• Universal life insurance also has a fixed-rate component, typically offering policyholders a minimal annual return in the 3 percent to 4 percent range. Returns can be negative after deductions for cost of insurance charges and expenses, Flagg says. Returns also can be slighter higher, but contractual guarantees on these policies typically establish a preset minimum return. Universal life gives you the advantage of flexibility: You can increase or decrease the death benefit, and vary your premium payments. See more in’s life insurance basics.
  • Variable life insurance policies permit policy account values to be allocated among a family of mutual-fund-like accounts, so performance is based on equity and fixed income markets. So just as your 401k money can fluctuate as stocks or bond prices rise or fall, so too can investments within a variable life insurance policy. Over time, good-performing variable life policies may achieve annual returns in the 6 percent to 10 percent range, depending on your risk tolerance.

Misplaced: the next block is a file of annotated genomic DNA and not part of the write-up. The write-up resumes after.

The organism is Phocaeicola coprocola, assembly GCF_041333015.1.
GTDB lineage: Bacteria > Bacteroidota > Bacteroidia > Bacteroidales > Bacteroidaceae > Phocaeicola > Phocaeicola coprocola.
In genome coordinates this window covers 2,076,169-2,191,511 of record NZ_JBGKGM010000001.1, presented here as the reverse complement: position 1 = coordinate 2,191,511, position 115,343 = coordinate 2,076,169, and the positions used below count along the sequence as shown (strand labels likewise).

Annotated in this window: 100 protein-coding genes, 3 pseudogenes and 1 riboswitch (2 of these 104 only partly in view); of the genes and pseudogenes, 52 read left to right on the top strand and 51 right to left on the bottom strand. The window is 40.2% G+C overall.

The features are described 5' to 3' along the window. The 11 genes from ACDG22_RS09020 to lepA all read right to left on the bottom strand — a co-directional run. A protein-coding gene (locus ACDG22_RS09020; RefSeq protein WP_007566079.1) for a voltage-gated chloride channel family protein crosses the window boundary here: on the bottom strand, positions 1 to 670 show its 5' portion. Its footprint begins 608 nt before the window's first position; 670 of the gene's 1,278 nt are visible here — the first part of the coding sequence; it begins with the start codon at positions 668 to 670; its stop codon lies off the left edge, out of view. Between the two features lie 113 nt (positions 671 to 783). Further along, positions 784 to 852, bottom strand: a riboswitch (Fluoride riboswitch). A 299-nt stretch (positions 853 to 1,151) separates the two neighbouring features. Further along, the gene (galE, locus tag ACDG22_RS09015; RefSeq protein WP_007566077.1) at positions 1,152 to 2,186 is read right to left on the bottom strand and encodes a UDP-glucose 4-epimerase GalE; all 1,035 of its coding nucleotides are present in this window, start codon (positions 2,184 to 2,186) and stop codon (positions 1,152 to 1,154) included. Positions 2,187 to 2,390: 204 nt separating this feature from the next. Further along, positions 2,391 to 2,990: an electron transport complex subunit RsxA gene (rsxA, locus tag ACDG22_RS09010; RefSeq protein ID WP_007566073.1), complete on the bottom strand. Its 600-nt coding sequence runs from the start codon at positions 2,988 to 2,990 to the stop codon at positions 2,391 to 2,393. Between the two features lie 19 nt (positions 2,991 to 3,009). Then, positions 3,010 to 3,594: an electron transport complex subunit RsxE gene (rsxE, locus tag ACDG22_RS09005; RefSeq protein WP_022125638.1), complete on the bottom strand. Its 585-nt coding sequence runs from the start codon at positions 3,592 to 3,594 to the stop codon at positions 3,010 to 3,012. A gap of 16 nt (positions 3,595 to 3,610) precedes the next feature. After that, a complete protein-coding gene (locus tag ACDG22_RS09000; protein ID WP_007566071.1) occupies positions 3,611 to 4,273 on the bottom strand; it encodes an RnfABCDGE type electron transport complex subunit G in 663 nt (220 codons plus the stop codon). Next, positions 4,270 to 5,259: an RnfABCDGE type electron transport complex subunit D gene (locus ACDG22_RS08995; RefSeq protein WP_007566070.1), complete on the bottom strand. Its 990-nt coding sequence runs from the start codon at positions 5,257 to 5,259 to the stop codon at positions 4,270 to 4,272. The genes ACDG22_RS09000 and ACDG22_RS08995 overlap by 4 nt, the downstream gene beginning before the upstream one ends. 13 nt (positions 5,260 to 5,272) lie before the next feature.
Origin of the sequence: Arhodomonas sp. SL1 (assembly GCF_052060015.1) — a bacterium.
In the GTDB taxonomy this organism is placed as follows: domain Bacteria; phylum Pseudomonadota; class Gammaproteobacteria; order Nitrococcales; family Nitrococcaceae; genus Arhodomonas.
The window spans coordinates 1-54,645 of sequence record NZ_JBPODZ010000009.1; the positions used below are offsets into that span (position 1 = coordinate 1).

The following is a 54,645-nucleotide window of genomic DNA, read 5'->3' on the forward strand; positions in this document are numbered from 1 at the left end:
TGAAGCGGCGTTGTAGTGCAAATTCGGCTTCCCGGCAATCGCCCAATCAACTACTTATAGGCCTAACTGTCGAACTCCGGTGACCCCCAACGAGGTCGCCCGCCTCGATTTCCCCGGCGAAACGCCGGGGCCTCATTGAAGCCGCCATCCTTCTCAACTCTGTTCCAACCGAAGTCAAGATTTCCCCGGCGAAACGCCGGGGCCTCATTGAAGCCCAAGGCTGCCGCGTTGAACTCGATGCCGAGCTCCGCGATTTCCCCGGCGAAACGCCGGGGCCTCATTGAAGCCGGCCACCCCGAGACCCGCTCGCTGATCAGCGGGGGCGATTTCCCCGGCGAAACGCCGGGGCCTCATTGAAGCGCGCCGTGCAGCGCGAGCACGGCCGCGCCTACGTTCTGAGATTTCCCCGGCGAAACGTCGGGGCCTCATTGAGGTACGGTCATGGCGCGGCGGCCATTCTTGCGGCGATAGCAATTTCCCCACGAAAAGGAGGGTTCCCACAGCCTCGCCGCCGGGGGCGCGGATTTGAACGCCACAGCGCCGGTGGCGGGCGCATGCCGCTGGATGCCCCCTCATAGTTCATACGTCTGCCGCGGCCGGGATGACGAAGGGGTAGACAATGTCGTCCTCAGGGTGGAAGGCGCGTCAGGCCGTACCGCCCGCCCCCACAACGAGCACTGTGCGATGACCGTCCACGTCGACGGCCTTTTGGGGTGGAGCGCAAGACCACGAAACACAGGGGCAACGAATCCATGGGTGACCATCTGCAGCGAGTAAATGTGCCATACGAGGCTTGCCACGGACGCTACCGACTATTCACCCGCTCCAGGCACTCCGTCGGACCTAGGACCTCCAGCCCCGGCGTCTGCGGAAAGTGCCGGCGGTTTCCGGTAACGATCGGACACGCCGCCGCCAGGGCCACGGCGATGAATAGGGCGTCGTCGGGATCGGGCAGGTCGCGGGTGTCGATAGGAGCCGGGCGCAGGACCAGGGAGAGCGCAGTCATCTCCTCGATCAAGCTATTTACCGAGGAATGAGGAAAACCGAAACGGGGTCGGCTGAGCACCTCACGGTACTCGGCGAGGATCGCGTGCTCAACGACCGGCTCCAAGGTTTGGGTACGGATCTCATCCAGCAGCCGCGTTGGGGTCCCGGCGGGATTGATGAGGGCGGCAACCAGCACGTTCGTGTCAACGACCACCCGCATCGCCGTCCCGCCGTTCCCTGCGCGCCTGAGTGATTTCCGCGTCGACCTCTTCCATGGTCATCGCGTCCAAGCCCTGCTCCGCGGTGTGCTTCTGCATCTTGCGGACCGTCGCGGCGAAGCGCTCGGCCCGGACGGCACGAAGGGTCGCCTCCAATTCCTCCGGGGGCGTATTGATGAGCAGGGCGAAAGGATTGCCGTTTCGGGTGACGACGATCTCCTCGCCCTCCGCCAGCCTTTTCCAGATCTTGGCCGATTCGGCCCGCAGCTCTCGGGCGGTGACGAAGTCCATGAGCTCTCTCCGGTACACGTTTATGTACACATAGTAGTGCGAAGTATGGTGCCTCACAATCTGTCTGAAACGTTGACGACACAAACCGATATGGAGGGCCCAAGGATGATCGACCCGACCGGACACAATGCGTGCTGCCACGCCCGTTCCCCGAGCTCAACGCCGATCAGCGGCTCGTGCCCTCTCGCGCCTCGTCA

Here’s more information on cash value life insurance.

Adam Sherman, founding partner at 1847 Private Client Group, says the tax advantages of life insurance also make it an attractive option for those in retirement.

“Life insurance continues to be an attractive savings strategy for savvy investors due to favorable tax treatment during accumulation and distribution,” Sherman says.